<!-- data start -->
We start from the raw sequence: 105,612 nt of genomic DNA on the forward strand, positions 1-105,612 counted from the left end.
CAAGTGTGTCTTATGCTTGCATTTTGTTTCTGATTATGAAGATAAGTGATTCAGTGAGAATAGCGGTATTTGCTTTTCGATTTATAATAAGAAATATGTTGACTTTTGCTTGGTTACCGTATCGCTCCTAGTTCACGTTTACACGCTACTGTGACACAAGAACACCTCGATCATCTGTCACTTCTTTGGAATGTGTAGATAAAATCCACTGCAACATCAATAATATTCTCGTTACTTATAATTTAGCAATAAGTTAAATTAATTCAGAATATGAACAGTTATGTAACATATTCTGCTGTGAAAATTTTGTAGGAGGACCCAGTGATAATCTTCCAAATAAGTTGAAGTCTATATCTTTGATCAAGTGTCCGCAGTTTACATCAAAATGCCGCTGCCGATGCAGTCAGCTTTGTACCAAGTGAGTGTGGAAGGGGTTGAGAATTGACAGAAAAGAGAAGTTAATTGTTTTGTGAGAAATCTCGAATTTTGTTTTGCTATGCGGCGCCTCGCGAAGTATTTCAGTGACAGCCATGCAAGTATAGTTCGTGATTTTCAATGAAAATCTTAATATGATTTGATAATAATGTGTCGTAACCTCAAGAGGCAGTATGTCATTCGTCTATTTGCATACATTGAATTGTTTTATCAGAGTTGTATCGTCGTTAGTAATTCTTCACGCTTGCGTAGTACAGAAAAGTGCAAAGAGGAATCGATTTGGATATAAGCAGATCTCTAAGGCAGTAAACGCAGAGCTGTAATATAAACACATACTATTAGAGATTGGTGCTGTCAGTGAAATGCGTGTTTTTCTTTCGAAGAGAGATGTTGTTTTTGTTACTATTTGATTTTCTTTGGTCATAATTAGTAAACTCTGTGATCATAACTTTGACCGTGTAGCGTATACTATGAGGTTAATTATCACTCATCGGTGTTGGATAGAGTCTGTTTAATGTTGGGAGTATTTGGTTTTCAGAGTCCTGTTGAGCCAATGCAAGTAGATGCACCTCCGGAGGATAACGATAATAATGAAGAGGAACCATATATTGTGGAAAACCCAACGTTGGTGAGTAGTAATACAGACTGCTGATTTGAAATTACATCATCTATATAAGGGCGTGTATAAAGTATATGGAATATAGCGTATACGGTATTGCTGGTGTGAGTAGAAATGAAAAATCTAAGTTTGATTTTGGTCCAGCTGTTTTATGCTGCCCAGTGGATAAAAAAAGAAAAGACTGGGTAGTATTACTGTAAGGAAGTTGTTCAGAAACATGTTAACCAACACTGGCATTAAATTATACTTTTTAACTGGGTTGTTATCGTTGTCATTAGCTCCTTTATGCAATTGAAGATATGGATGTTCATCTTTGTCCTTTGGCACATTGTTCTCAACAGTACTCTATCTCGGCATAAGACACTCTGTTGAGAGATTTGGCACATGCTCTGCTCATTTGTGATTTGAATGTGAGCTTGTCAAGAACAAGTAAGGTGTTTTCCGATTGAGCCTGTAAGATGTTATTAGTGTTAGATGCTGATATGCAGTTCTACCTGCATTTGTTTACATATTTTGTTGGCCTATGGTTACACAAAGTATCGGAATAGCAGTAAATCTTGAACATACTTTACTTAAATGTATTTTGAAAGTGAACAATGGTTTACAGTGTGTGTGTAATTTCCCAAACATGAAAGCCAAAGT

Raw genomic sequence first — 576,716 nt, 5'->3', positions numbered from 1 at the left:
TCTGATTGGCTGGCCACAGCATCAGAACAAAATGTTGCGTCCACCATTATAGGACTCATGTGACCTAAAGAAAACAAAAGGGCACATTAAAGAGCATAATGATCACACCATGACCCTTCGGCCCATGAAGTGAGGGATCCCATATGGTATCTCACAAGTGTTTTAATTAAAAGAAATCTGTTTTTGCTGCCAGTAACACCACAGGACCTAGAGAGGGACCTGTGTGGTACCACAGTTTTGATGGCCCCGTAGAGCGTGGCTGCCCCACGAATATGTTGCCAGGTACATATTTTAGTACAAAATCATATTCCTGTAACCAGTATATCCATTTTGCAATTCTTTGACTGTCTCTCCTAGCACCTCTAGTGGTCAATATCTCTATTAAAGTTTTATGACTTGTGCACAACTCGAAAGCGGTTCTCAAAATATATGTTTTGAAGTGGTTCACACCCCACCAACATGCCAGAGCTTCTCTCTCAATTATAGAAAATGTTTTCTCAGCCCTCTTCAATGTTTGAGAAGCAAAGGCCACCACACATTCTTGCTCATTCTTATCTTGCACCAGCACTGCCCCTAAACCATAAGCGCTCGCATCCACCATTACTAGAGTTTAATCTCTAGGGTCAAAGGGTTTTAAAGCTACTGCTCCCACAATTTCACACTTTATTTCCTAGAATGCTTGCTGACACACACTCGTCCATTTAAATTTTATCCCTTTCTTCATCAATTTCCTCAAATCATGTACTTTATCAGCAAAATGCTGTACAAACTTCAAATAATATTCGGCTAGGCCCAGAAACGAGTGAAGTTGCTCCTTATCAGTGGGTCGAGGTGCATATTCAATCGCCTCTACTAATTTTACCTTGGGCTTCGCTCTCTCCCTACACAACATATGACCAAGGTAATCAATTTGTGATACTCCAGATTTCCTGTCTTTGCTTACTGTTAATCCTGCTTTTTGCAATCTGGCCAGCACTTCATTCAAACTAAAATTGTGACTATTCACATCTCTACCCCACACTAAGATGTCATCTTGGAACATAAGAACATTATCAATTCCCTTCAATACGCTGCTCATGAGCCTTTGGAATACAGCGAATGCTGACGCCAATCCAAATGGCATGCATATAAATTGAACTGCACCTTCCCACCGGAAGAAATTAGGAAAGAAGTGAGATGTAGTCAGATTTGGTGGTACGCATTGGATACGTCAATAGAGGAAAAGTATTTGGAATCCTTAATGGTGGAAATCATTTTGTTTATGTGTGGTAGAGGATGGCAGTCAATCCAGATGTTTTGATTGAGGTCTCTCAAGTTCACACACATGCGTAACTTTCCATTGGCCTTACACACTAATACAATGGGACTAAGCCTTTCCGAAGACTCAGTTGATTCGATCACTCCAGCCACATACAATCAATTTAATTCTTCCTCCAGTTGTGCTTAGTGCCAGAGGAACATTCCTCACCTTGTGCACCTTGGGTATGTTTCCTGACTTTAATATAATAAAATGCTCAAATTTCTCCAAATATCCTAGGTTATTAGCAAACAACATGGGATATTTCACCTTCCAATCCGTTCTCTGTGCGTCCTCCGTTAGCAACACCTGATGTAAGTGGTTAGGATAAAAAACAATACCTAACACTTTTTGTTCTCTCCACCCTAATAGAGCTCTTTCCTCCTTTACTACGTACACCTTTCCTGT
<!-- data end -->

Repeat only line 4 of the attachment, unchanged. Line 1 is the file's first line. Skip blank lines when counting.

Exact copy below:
TCTGATTGGCTGGCCACAGCATCAGAACAAAATGTTGCGTCCACCATTATAGGACTCATGTGACCTAAAGAAAACAAAAGGGCACATTAAAGAGCATAATGATCACACCATGACCCTTCGGCCCATGAAGTGAGGGATCCCATATGGTATCTCACAAGTGTTTTAATTAAAAGAAATCTGTTTTTGCTGCCAGTAACACCACAGGACCTAGAGAGGGACCTGTGTGGTACCACAGTTTTGATGGCCCCGTAGAGCGTGGCTGCCCCACGAATATGTTGCCAGGTACATATTTTAGTACAAAATCATATTCCTGTAACCAGTATATCCATTTTGCAATTCTTTGACTGTCTCTCCTAGCACCTCTAGTGGTCAATATCTCTATTAAAGTTTTATGACTTGTGCACAACTCGAAAGCGGTTCTCAAAATATATGTTTTGAAGTGGTTCACACCCCACCAACATGCCAGAGCTTCTCTCTCAATTATAGAAAATGTTTTCTCAGCCCTCTTCAATGTTTGAGAAGCAAAGGCCACCACACATTCTTGCTCATTCTTATCTTGCACCAGCACTGCCCCTAAACCATAAGCGCTCGCATCCACCATTACTAGAGTTTAATCTCTAGGGTCAAAGGGTTTTAAAGCTACTGCTCCCACAATTTCACACTTTATTTCCTAGAATGCTTGCTGACACACACTCGTCCATTTAAATTTTATCCCTTTCTTCATCAATTTCCTCAAATCATGTACTTTATCAGCAAAATGCTGTACAAACTTCAAATAATATTCGGCTAGGCCCAGAAACGAGTGAAGTTGCTCCTTATCAGTGGGTCGAGGTGCATATTCAATCGCCTCTACTAATTTTACCTTGGGCTTCGCTCTCTCCCTACACAACATATGACCAAGGTAATCAATTTGTGATACTCCAGATTTCCTGTCTTTGCTTACTGTTAATCCTGCTTTTTGCAATCTGGCCAGCACTTCATTCAAACTAAAATTGTGACTATTCACATCTCTACCCCACACTAAGATGTCATCTTGGAACATAAGAACATTATCAATTCCCTTCAATACGCTGCTCATGAGCCTTTGGAATACAGCGAATGCTGACGCCAATCCAAATGGCATGCATATAAATTGAACTGCACCTTCCCACCGGAAGAAATTAGGAAAGAAGTGAGATGTAGTCAGATTTGGTGGTACGCATTGGATACGTCAATAGAGGAAAAGTATTTGGAATCCTTAATGGTGGAAATCATTTTGTTTATGTGTGGTAGAGGATGGCAGTCAATCCAGATGTTTTGATTGAGGTCTCTCAAGTTCACACACATGCGTAACTTTCCATTGGCCTTACACACTAATACAATGGGACTAAGCCTTTCCGAAGACTCAGTTGATTCGATCACTCCAGCCACATACAATCAATTTAATTCTTCCTCCAGTTGTGCTTAGTGCCAGAGGAACATTCCTCACCTTGTGCACCTTGGGTATGTTTCCTGACTTTAATATAATAAAATGCTCAAATTTCTCCAAATATCCTAGGTTATTAGCAAACAACATGGGATATTTCACCTTCCAATCCGTTCTCTGTGCGTCCTCCGTTAGCAACACCTGATGTAAGTGGTTAGGATAAAAAACAATACCTAACACTTTTTGTTCTCTCCACCCTAATAGAGCTCTTTCCTCCTTTACTACGTACACCTTTCCTGT